Human cultures are all experiments in trying to find a form that will fit the matter of our immediacy; but it is absolutely not the case that all such experiments are of equal merit or value. Some cultures -- and modernity is patently one -- have managed to transmute consciousness into the "disease" that Nietzsche called it, the self-affliction of a self-centeredness that has purged itself of all vestiges of wisdom and value.

Kenneth Smith

Contributed by: Dave

A Quote by Kenneth Smith on philosophy, greeks, aristeia, values, culture, illumination, determination, life, cognoscenti, and vices

The Greeks took for granted a warrior-ethic ("aristeia," the virtues, values, culture and competence of "aristoi") not just between man and nature, and one city and another, and in the competitive contests (agones) between one person or point of view and another, but most especially between the individual mind striving for illumination and the vast surrounding obscure chaos of all that we do not know or understand or, as yet, have the resources to master. Humans from the earliest days of their lives have already planted their feet on one of two paths, one leading toward self-illumination or a determination to live life knowingly, as cognoscenti or "knowers," and one leading toward the absolute minimum of effort at illumination, a default-mentality marked by the vices of ignoranti, the countless herds of the mostly oblivious and passive who are content merely to be, to drift and be driven, not to be morally or philosophically accountable for themselves.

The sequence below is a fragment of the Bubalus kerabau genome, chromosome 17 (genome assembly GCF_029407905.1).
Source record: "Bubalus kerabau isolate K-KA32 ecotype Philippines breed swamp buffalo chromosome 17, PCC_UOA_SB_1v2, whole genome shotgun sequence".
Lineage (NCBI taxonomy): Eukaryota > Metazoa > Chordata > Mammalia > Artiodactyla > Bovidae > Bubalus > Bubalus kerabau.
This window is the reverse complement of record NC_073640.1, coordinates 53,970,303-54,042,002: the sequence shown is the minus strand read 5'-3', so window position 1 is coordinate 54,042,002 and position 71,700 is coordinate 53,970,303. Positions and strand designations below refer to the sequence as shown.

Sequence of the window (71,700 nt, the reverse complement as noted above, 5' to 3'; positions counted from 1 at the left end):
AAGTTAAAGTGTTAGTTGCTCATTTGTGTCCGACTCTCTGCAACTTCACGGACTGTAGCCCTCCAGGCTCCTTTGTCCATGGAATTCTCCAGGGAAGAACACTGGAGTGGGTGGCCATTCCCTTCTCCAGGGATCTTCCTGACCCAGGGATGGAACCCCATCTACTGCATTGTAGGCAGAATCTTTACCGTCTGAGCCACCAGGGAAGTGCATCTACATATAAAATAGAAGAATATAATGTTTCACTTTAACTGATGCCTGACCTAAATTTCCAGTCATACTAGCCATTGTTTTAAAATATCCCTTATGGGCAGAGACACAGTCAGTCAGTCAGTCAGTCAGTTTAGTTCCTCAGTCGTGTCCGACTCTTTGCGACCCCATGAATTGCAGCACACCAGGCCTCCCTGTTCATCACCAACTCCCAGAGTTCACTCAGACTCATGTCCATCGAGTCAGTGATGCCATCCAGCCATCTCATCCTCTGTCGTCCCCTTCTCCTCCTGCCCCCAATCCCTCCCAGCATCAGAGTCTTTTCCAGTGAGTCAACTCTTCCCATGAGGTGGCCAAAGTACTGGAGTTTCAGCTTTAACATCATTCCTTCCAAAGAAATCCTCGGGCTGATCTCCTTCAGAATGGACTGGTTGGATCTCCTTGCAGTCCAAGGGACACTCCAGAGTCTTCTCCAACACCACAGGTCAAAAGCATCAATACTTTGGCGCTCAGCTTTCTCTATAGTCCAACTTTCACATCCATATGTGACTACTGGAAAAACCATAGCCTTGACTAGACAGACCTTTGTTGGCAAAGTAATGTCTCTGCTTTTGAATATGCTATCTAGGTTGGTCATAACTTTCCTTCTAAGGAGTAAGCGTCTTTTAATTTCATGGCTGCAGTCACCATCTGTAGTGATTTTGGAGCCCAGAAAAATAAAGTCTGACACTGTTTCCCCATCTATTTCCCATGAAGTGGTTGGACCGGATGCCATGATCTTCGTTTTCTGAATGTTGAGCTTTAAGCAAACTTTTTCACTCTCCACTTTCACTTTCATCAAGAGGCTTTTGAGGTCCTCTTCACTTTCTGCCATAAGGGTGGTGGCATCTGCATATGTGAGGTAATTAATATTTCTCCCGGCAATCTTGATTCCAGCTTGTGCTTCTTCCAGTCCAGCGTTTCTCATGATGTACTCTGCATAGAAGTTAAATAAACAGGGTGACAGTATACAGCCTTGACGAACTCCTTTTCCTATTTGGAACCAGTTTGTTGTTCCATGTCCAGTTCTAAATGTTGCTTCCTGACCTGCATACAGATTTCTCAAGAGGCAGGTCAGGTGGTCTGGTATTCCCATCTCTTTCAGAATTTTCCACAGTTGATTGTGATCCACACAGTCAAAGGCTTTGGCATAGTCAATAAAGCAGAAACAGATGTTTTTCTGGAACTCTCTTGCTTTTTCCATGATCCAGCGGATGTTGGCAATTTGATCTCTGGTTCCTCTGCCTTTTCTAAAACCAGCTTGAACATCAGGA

Kenneth Smith